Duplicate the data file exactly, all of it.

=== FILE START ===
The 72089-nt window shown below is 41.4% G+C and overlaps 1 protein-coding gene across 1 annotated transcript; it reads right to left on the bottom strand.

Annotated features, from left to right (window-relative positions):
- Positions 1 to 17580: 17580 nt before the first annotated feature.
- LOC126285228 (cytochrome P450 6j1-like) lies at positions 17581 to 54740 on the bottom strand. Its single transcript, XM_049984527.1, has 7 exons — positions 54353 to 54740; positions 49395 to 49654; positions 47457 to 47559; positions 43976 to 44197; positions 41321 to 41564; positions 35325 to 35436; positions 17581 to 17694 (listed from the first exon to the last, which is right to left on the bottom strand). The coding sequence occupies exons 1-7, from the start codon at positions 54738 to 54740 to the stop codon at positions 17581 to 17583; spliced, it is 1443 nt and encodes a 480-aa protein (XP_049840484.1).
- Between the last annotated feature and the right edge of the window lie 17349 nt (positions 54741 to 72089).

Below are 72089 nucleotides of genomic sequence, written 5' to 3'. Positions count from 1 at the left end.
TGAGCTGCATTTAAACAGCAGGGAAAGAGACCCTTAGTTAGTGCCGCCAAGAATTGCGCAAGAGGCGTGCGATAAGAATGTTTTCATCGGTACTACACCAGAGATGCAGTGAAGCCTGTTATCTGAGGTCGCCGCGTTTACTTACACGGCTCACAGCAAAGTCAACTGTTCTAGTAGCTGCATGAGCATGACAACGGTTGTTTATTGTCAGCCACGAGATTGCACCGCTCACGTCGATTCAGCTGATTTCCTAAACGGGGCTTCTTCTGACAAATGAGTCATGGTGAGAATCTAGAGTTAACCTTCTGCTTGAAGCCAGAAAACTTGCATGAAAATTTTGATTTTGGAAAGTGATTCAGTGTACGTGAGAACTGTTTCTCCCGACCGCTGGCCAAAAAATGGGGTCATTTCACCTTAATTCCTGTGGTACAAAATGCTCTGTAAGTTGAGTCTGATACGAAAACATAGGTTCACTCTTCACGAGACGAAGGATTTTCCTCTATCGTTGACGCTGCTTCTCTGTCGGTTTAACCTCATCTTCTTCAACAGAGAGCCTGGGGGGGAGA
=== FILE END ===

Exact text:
The 72089-nt window shown below is 41.4% G+C and overlaps 1 protein-coding gene across 1 annotated transcript; it reads right to left on the bottom strand.

Annotated features, from left to right (window-relative positions):
- Positions 1 to 17580: 17580 nt before the first annotated feature.
- LOC126285228 (cytochrome P450 6j1-like) lies at positions 17581 to 54740 on the bottom strand. Its single transcript, XM_049984527.1, has 7 exons — positions 54353 to 54740; positions 49395 to 49654; positions 47457 to 47559; positions 43976 to 44197; positions 41321 to 41564; positions 35325 to 35436; positions 17581 to 17694 (listed from the first exon to the last, which is right to left on the bottom strand). The coding sequence occupies exons 1-7, from the start codon at positions 54738 to 54740 to the stop codon at positions 17581 to 17583; spliced, it is 1443 nt and encodes a 480-aa protein (XP_049840484.1).
- Between the last annotated feature and the right edge of the window lie 17349 nt (positions 54741 to 72089).

Below are 72089 nucleotides of genomic sequence, written 5' to 3'. Positions count from 1 at the left end.
TGAGCTGCATTTAAACAGCAGGGAAAGAGACCCTTAGTTAGTGCCGCCAAGAATTGCGCAAGAGGCGTGCGATAAGAATGTTTTCATCGGTACTACACCAGAGATGCAGTGAAGCCTGTTATCTGAGGTCGCCGCGTTTACTTACACGGCTCACAGCAAAGTCAACTGTTCTAGTAGCTGCATGAGCATGACAACGGTTGTTTATTGTCAGCCACGAGATTGCACCGCTCACGTCGATTCAGCTGATTTCCTAAACGGGGCTTCTTCTGACAAATGAGTCATGGTGAGAATCTAGAGTTAACCTTCTGCTTGAAGCCAGAAAACTTGCATGAAAATTTTGATTTTGGAAAGTGATTCAGTGTACGTGAGAACTGTTTCTCCCGACCGCTGGCCAAAAAATGGGGTCATTTCACCTTAATTCCTGTGGTACAAAATGCTCTGTAAGTTGAGTCTGATACGAAAACATAGGTTCACTCTTCACGAGACGAAGGATTTTCCTCTATCGTTGACGCTGCTTCTCTGTCGGTTTAACCTCATCTTCTTCAACAGAGAGCCTGGGGGGGAGA